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Rumours abuzz over Toronto graffiti and whether it's the work of artist Banksy

The Show & Tell Gallery blogged about several supposed sightings of the artist's street work, posting photos of mostly black-and-white paintings apparently found hidden away in downtown back alleys.

TORONTO - It appears legendary British graffiti artist Banksy has left his mark on Toronto.

The Show & Tell Gallery blogged about several supposed sightings of the artist's street work, posting photos of mostly black-and-white paintings apparently found hidden away in downtown back alleys.

Distinctive for their satirical look at politics and culture, the pictures include a businessman with a sign around his neck that reads, "will work for idiots," and another businessman with a sign reading, "0% interest in people."

Show and Tell's director, Simon Cole, says he has it on good authority that Banksy did the work and notes that the pieces are full of the artist's hallmarks.

"They seem to be in typical Banksy style," says Cole, adding it's the first time he knows of the elusive artist tagging a Canadian city.

"Certain pieces that have appeared in Toronto have also appeared elsewhere as Banksy's. I know one of them has also appeared in San Francisco about a week or two ago, which has been confirmed as Banksy's, and I'm also pretty familiar with the quality of Toronto street art and these are better than most."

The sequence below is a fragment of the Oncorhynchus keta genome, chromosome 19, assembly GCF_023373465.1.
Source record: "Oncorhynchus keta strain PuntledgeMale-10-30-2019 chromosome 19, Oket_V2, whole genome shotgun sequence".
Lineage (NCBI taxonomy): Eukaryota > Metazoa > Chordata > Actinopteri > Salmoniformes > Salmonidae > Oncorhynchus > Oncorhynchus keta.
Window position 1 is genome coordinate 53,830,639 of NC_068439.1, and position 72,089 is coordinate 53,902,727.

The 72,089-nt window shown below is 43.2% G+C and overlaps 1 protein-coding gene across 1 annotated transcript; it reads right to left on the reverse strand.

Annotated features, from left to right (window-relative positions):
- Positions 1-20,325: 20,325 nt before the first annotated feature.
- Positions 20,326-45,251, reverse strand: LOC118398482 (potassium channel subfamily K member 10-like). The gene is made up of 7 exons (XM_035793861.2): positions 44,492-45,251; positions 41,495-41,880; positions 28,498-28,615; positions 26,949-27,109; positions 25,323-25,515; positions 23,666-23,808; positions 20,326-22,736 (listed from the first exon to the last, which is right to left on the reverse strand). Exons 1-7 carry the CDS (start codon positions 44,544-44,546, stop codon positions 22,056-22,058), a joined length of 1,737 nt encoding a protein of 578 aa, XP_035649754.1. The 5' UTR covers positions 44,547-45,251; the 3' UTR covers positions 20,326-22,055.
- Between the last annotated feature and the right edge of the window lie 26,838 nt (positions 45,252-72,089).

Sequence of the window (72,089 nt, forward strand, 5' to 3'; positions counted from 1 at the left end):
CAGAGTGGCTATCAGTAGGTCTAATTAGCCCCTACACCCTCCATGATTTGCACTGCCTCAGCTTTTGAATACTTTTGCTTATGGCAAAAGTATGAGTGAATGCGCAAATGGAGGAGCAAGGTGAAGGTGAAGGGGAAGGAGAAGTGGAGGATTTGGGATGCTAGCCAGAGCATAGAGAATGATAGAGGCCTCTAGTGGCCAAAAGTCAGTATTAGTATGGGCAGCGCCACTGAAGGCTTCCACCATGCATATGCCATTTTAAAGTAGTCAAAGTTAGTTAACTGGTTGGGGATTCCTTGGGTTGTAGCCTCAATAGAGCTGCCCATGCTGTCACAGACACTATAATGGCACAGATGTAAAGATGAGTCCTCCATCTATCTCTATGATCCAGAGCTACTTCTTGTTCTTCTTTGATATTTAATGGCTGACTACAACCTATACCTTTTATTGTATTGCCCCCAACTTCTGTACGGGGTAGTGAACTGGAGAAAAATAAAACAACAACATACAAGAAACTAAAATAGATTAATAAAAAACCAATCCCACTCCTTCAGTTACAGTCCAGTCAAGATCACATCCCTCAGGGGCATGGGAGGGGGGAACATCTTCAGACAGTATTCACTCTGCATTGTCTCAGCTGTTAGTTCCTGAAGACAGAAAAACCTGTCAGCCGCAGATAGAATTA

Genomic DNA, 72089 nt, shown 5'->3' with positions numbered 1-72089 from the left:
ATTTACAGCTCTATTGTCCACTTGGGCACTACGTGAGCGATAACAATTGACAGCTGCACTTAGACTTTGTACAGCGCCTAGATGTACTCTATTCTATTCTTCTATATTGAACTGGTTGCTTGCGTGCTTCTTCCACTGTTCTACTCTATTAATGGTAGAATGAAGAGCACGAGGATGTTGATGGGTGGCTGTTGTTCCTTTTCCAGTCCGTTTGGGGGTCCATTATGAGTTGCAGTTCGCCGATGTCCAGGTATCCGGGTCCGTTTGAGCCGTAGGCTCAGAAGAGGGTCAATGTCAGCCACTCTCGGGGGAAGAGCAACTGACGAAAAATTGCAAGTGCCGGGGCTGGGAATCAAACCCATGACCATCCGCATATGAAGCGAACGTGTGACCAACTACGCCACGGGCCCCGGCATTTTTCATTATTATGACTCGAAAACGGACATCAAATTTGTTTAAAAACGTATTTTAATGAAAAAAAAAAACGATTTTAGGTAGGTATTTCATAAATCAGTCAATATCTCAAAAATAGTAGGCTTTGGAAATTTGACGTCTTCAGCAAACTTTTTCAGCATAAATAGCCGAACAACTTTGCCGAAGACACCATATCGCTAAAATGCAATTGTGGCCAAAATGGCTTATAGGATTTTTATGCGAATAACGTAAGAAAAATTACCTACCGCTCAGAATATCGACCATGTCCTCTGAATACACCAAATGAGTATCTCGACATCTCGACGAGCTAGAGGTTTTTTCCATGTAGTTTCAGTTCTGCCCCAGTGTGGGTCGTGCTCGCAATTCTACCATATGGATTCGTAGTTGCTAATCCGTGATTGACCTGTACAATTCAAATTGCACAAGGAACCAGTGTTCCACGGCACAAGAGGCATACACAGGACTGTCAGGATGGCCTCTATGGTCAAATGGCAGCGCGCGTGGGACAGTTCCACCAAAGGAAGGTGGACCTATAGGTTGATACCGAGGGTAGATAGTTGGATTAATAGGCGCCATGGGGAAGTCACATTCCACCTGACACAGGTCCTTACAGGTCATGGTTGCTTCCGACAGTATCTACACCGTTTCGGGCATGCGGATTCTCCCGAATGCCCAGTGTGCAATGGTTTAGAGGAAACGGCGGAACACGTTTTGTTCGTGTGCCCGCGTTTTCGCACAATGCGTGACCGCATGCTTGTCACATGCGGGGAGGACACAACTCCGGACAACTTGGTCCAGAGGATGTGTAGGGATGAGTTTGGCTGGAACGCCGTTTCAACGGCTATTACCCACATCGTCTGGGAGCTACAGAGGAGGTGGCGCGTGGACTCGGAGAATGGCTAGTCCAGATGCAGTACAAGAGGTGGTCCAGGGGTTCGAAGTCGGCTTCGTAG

Little is known about the guerilla artist, but his paintings and prints command six-figure prices at auction. Although he's credited with innumerable rogue pieces around the world, he does not acknowledge the street art.

Attempts to reach Banksy or a spokesperson were unsuccessful but a Twitter account under Banksy's name posted photos to the images.

At least one of the paintings appears to be signed by Banksy. Another piece depicts a rat, a favoured image of the artist.

Their exact locations have not been revealed, partly out of fear the work could be destroyed, partly out of fear someone would try to lift the image. Cole said there's little chance that anyone could gain from stealing the work.

"A stolen piece of street art is probably not going to be authenticated so it's probably not worth anything but your time taking it," he says.

The pieces coincide with the release of a documentary film about street art, "Exit Through the Gift Shop." Banksy appears in the film in disguise.

 
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